FOR IMMEDIATE RELEASE — April 22, 2015
Contact: Laura McDowell, 360-704-4310, email@example.com
Community and technical college staff recognized for open educational resource research for Washington students
OLYMPIA, Wash. — State Board for Community and Technical College staff members Boyoung Chae and Mark Jenkins will be recognized tomorrow by the Open Education Consortium for their research of faculty using open educational resources (OER) in their classrooms. The Open Education Consortium named Chae and Jenkins winners of one of the organization’s 2015 Open Research Award for Open Education Excellence for their report “A Qualitative Investigation of Faculty Open Educational Resource Usage in the Washington Community and Technical College System: Models for Support and Implementation” which was released in January. The awards will be presented during the organization’s Open Education Global 2015 conference in Banff, Alberta, Canada.
For their study, Chae and Jenkins looked at the range of faculty use of OER and motivations for implementing those resources in their teaching. They also categorized the benefits and challenges that faculty experience using OER, and summarized faculty responses regarding what kinds of support they needed to successfully adopt OER resources. Chae is SBCTC’s eLearning and Open Education policy associate and Jenkins is SBCTC’s eLearning director.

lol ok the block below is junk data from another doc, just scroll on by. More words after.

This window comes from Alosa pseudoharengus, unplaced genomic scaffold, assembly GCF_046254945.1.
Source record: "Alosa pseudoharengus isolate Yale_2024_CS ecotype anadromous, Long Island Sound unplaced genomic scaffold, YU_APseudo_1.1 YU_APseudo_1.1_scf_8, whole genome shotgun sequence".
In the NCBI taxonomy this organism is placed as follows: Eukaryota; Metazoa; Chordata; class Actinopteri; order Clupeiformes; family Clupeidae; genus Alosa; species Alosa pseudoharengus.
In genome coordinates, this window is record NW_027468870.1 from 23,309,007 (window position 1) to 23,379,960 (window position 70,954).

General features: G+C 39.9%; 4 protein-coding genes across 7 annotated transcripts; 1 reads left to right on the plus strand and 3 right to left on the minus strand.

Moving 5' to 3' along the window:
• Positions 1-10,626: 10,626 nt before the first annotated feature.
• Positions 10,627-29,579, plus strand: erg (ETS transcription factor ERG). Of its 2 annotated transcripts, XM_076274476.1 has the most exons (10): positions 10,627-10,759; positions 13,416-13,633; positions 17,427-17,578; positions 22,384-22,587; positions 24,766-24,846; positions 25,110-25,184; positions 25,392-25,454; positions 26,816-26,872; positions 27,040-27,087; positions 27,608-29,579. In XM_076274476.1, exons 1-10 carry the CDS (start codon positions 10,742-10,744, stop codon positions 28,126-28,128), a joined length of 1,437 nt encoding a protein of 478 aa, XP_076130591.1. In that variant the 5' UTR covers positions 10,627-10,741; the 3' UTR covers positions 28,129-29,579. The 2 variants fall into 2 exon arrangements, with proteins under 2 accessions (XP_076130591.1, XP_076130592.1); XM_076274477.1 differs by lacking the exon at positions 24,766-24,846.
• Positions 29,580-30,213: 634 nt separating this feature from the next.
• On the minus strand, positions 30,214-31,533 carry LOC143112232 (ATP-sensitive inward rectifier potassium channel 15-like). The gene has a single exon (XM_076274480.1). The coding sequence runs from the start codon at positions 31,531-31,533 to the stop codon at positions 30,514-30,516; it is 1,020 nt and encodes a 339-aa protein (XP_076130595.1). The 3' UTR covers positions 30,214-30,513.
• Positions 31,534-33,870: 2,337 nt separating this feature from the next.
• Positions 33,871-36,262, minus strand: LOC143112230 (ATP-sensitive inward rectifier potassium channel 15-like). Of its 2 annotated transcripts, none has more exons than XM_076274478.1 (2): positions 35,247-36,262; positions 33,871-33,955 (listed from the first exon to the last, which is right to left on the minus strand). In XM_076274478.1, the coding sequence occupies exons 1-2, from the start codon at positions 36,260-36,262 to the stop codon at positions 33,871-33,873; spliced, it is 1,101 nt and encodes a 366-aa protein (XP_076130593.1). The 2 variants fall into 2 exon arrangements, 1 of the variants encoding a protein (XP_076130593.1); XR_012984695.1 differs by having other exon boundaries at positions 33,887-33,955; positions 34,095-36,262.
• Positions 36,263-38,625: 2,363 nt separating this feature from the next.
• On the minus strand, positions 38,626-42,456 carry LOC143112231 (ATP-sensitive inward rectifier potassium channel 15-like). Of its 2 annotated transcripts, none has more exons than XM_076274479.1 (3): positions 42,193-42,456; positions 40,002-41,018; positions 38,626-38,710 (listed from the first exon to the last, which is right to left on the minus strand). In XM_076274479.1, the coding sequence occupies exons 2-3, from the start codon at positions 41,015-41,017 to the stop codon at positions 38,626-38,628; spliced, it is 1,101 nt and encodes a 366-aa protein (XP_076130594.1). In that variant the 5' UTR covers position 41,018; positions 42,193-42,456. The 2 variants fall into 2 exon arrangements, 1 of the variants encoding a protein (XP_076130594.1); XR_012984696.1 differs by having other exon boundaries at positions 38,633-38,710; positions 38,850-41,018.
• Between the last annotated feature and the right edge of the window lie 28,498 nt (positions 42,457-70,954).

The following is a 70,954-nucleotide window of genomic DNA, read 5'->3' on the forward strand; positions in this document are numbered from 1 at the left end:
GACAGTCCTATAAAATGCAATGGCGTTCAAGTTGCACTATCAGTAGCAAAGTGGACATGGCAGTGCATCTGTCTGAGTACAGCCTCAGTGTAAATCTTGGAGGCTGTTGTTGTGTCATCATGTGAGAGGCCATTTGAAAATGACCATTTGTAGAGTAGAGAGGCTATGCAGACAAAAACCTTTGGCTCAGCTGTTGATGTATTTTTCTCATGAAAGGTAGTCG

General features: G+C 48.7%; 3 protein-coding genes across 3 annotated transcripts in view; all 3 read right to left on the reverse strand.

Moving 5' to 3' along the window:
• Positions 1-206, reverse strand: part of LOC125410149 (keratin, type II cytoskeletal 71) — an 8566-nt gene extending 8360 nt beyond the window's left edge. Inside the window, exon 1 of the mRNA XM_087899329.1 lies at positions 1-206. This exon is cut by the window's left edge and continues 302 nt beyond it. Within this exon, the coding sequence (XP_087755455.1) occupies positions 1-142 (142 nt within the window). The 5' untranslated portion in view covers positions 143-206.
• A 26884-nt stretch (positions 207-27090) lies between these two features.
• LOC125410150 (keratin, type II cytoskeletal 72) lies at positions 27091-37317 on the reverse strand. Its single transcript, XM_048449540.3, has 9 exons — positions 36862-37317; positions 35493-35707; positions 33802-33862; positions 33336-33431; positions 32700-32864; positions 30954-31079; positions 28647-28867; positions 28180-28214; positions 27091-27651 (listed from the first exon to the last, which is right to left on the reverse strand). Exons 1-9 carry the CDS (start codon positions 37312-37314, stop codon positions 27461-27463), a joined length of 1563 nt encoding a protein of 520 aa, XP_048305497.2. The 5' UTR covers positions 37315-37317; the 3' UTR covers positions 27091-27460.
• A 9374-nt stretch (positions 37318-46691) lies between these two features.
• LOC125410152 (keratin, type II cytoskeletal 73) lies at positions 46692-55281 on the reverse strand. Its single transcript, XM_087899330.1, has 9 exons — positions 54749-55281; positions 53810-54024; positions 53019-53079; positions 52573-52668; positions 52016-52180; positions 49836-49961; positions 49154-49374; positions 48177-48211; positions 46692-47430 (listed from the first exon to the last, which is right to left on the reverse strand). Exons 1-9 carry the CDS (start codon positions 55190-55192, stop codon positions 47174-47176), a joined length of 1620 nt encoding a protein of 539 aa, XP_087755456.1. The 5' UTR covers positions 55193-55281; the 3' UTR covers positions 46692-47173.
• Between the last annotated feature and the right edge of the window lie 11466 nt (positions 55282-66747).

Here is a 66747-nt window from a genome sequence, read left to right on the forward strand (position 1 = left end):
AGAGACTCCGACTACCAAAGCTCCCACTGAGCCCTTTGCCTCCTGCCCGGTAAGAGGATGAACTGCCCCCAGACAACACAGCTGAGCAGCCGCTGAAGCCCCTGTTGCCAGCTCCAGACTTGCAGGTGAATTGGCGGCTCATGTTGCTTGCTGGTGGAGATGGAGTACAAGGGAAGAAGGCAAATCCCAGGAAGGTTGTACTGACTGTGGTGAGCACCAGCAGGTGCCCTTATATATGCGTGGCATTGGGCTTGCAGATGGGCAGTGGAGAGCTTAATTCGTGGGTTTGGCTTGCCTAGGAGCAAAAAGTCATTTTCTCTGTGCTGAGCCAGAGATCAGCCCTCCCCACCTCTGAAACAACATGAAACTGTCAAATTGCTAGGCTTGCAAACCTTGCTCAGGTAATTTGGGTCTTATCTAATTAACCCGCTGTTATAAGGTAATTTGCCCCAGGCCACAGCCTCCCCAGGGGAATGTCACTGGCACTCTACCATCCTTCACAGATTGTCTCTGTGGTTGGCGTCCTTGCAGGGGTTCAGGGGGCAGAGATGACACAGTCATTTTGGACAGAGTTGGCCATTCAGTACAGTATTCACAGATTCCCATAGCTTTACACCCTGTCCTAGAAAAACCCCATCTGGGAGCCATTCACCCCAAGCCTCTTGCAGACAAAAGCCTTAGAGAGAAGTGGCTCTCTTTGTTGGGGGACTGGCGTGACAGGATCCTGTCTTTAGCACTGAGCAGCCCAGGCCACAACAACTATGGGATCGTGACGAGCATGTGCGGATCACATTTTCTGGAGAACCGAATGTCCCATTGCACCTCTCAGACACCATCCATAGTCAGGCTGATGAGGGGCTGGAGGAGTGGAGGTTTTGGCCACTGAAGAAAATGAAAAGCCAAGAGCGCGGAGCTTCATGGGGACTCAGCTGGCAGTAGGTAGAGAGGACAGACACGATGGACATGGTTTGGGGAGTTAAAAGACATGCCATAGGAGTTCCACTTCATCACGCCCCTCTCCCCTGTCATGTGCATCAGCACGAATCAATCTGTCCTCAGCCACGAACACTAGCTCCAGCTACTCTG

“That the global OER community recognizes our findings and recommendations as familiar and useful to them, and that our data can be used by them to help achieve the goals we share in common is a significant validation of our ideas and our approach,” Chae said.
They found that faculty implementing OER in their classrooms did so out of a desire to make education more accessible for their students. Textbooks account for about 30 percent of a student’s cost of going to college.
“Many students have indicated that they buy textbooks late or not at all because the cost can be prohibitive,” Jenkins said. “So it’s clear that our faculty’s willingness to adopt, adapt and use OER plays a big role in helping many of our students stay in school.”
Chae and Jenkins’s research into OER took another step earlier this year when they were invited to submit a chapter for a joint publication on open resources by UNESCO and the Commonwealth of Learning. The book’s editors requested 14 countries and regions participate, making the Chae and Jenkins chapter the only submission from the United States.
“It’s been enormously gratifying to participate in the research and hear first-hand the stories of enthusiasm and commitment from our faculty,” Jenkins said. “Frankly, it just makes us happy to witness their passion and to have a role in serving them and in representing their skill, intelligence and creativity to a wider audience.”